The change in world view and behavior would have been larger than any event in human history. Millions, possibly over a billion, lives would have been lost, and the prosperity of the world that started in the 70's, which has lifted over a billion out of abject poverty, would have come to screeching halt.

I think the "would the world have been destroyed" comments are addressed pretty well by this bit from :

"Given the likely scale and effects of a nuclear attack, it's most unlikely that the everybody will be killed. There will be survivors and they will rebuild a society but it will have nothing in common with what was there before. So, to all intents and purposes, once a society initiates a nuclear exchange it's gone forever."

Gah. Messed up my previous comment (next time, I'll use preview). It should have read "this bit from Nuclear Warfare 101".

Nuclear war would have been unimaginably awful, and Petrov deserves all the positive attention he's getting and more. But there's a distinction between destroying the world and destroying much of the world, and our descendants a millions years from now, if any, will find this distinction very significant.

I don't believe that a post-nuclear society would "have nothing in common with what was there before", but I wouldn't object to calling it "destroying the world as we know it".

"destroying the world as we know it" as a phrase seems to me to be both empty and endlessly contestible. I don't see harm in stating things a bit more precisely, and there are plenty of such descriptions available for the effects of nuclear strikes and nuclear war. Also, the internet and generally wide distribution of technological knowledge has done its job. It seems likely to me that almost all useful human knowledge would survive a nuclear war.

That seems likely to me too. There wasn't much of an internet in 1983, though.

It seems likely to me that almost all useful human knowledge would survive a nuclear war.

Except the day to day expertise in running and functioning in the current complex society, and the well-known and well-accepted boundaries between different power groups. I think we tend to underestimate the importance of that knowledge.

Plus knowledge is useless without an ideology that can sift the good from the bad with accepatable accuracy. And such ideologies may be in short suply after a nuclear war.

Eliezer: Great post. I hadn't known of Petrov before.

Like some brain-dead AOLer, all I can say is: me too.

In my opinion a full scale thermonuclear war would likely neither have wiped out humanity (I'm reading the original nuclear winter papers as well as their criticisms right now) nor wiped out civilization. It would have been terribly bad for both though. I did a small fictional writeup of such a scenario for a roleplaying game, http://www.nada.kth.se/~asa/Game/Fukuyama/bigd.html based in turn on the information in "The Effects of Nuclear War" (OTA 1979). That scenario may have been too optimistic, but it is hard to tell. It seems that much would depend on exact timing and level of forewarning. But even in the most optimistic scenario the repercussions on human progress would have been severe since human capital is disproportionally concentrated in cities that are likely to be devastated. This can in turn make other threats to human flourishing more serious. For example, in my scenario AIDS is likely to become a far more devastating epidemic than in our world since the rate of research into it has been much reduced and the seriousness of the epidemic is overshadowed by war-related conditions.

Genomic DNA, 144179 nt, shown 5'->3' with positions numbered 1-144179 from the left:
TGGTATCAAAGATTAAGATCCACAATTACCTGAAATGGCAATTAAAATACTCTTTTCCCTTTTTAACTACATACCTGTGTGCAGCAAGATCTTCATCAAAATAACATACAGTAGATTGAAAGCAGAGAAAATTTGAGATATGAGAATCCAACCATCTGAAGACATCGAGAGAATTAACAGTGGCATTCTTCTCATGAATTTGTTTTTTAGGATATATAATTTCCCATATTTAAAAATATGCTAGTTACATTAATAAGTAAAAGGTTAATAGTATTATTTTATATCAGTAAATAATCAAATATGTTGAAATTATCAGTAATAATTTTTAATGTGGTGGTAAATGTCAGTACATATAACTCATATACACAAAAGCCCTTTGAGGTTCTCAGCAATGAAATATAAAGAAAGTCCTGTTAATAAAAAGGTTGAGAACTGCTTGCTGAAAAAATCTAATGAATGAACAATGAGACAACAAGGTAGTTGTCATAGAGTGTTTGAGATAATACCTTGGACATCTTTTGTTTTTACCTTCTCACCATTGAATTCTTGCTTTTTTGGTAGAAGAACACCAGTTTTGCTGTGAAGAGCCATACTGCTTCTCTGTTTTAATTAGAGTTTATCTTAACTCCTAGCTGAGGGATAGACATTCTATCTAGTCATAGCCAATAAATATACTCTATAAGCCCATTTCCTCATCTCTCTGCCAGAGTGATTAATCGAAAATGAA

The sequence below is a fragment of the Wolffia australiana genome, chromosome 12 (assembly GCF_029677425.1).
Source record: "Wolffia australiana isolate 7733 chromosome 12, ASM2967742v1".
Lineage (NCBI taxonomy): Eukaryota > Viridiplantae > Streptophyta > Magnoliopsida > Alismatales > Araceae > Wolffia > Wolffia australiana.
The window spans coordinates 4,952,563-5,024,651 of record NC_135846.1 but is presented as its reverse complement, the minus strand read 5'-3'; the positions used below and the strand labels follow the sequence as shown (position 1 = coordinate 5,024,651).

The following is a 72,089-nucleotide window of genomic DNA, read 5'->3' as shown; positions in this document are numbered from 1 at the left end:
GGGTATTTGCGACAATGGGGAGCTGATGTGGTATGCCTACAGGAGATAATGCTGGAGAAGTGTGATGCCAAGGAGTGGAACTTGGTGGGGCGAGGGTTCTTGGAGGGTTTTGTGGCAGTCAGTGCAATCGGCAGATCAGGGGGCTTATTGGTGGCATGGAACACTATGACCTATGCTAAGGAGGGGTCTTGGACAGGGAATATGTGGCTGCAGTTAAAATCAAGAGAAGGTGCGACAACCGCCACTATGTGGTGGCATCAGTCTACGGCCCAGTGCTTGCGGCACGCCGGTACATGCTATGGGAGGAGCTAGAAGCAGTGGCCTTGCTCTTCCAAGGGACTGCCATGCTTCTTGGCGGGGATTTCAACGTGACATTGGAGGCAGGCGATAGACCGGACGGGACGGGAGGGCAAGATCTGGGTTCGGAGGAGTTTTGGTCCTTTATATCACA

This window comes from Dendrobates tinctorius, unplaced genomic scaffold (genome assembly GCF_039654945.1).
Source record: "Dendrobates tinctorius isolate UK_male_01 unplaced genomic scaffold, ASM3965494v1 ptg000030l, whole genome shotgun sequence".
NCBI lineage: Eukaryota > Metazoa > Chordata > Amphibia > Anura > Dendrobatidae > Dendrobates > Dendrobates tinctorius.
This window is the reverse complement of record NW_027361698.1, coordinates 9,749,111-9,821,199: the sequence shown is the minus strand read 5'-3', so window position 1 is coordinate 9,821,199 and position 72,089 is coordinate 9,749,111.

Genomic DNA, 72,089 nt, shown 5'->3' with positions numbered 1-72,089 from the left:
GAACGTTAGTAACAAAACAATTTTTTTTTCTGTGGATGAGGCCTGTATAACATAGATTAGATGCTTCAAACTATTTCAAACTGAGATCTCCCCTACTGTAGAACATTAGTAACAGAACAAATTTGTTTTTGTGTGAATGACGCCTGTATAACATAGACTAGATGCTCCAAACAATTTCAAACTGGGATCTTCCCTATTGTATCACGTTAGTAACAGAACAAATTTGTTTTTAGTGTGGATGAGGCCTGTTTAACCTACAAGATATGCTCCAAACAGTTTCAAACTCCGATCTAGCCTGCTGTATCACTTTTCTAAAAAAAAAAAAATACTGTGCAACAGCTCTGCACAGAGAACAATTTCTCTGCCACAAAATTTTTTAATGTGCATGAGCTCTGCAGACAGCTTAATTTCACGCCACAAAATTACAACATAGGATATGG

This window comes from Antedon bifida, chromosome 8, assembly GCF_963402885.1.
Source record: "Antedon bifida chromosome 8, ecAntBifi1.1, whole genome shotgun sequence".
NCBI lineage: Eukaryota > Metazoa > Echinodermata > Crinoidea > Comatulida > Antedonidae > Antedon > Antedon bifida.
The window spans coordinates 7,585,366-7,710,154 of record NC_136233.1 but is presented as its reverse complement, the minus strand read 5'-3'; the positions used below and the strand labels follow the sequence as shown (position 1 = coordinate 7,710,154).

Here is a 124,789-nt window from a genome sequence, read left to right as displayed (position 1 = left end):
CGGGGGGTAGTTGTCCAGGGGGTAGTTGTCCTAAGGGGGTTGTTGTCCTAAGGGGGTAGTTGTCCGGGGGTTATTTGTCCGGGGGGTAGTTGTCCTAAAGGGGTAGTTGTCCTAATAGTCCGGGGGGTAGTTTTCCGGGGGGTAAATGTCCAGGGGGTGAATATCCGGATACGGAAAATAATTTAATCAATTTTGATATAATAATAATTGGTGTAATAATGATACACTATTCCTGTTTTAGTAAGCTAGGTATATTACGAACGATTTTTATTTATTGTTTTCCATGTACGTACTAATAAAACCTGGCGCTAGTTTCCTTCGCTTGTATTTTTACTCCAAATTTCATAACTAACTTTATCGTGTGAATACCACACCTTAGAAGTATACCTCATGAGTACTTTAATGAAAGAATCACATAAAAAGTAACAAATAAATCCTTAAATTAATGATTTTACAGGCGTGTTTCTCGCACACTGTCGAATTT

A full-scale thermonuclear war would have had lots of unintended consequences. We are not in a good position to decide whether everybody would be killed. To help us decide that we have a sample of size zero.

Predicting complex systems, very often we are wrong. In as simple a question as whether an airliner accident would cause WTC to collapse, everybody who tried to predict it got it wrong.

I would guess that a sheepherder in paraguay who has never seen many effects from the industrial revolution ought to be minimally affected. He shouldn't get much radiation unless somebody intentionally uses cobalt bombs or such. He should be able to live just fine without new steel knives and such. I guess there would be no subtle interactions that would kill him, and I have no basis for that guess except my lack of imagination.